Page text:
As to malicious prosecution the plaintiff must prove four things: (1) that the prosecution was instituted by Inspector Ouma (there is no dispute as to this); (2) that the prosecution terminated in the plaintiffs’ favour (there is also no dispute as to this); (3) that the prosecution was instituted without reasonable and probable cause; and (4) that it was actuated by malice.
With regard to item (3) I ask myself, within the test laid down in Kagane v Attorney-General (1969) EA 643, whether the material known to the prosecutor, ie Inspector Ouma, would satisfy a prudent and cautious man that the plaintiff was probably guilty. I have no doubt in answering this question in the negative. When the inspector decided to institute criminal proceeding all the material he had was the report from Mansoor and the explanation or “argument” with the plaintiff. All this amounted to was that the plaintiff had given three post-dated cheques for the price of goods bought of which two were cleared and the third was countermanded. No prudent or cautious man would possibly say that on those facts alone the plaintiff was probably guilty of the offence of obtaining goods by false pretences. Added to this is the fact that the Shs 2000 were brought and handed to the inspector. When asked in the criminal proceeding about the Shs 2000, the inspector said:
I kept it as an exhibit. If I gave the money to the complainant that would have settled the matter but I had already formed the opinion to charge the [plaintiff].
It seems to me that this answer also indicates that Inspector Ouma was actuated by malice. Looking at all the circumstances of this case and the behaviour of the inspector from beginning to end, including the untruths he told to this Court, I have no doubt in my mind that the inspector was motivated by something more than a sincere desire to vindicate justice. For all these reasons, I hold that the plaintiff has proved that his prosecution for obtaining goods by false pretences was a malicious prosecution.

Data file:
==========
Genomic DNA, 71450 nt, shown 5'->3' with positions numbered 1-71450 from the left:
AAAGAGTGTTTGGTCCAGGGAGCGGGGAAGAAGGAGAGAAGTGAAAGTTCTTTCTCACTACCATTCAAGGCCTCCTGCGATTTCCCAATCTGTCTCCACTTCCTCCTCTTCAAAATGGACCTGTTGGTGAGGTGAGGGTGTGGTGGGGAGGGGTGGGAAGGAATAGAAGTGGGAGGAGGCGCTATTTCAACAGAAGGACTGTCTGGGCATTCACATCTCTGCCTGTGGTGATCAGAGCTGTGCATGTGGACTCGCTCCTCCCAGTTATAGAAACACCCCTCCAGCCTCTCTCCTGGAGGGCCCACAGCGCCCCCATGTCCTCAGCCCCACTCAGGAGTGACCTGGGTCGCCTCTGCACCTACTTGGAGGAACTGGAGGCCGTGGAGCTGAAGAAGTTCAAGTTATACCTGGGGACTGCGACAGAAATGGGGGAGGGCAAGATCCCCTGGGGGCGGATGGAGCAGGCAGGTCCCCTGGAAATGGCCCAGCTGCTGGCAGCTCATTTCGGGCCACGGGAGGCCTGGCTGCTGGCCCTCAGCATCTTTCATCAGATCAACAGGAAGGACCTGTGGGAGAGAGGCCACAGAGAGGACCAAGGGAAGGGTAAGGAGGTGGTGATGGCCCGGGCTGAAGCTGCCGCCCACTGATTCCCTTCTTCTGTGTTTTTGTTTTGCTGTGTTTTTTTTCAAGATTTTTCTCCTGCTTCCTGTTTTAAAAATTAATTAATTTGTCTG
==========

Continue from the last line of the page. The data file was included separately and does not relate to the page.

Damages are always a difficult matter in cases such as this. I must consider the plaintiff’s position in Bungoma. He was, as I indicated, the treasurer of the county council. I consider too that he spent four nights in the police cells, which must have been (to say the least) a most unpleasant experience.
Although he was on bail until acquitted on 26th July 1977 the charge was hanging over his head for four months. Having regard to all the circumstances, I would award a total sum of Shs 17,000 in general damages. There is also a claim for Shs 3,000 as special damages for the legal expenses involved in defending the prosecution.
Accordingly there will be judgment for the plaintiff for Shs 20,000, plus interest and costs.
Judgment for the plaintiff with costs.
Dated and delivered at Kakamega this 23rd day of April 1979